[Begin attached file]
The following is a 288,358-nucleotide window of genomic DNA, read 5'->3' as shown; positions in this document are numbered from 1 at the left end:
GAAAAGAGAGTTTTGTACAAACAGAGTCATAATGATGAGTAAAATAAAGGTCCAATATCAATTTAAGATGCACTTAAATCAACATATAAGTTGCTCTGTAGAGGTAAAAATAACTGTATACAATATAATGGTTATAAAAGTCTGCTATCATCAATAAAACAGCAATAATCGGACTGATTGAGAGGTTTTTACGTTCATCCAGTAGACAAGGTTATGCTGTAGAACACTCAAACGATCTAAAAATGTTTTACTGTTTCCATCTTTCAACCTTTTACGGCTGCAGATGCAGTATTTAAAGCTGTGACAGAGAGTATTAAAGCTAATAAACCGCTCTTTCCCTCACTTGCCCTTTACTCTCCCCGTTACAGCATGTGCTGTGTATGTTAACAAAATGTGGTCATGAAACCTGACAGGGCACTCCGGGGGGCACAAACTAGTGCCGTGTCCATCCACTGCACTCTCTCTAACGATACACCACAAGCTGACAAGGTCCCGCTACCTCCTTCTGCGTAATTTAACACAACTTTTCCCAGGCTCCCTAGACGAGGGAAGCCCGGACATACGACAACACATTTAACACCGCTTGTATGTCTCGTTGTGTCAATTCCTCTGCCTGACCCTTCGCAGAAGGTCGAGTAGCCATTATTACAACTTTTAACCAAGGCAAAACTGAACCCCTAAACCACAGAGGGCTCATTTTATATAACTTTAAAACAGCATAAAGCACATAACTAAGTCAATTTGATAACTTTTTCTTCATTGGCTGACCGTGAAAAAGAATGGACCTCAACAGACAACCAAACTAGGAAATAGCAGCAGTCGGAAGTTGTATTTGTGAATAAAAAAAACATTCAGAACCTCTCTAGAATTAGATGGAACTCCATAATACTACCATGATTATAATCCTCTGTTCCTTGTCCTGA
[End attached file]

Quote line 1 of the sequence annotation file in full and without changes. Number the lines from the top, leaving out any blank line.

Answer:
The following is a 288,358-nucleotide window of genomic DNA, read 5'->3' as shown; positions in this document are numbered from 1 at the left end: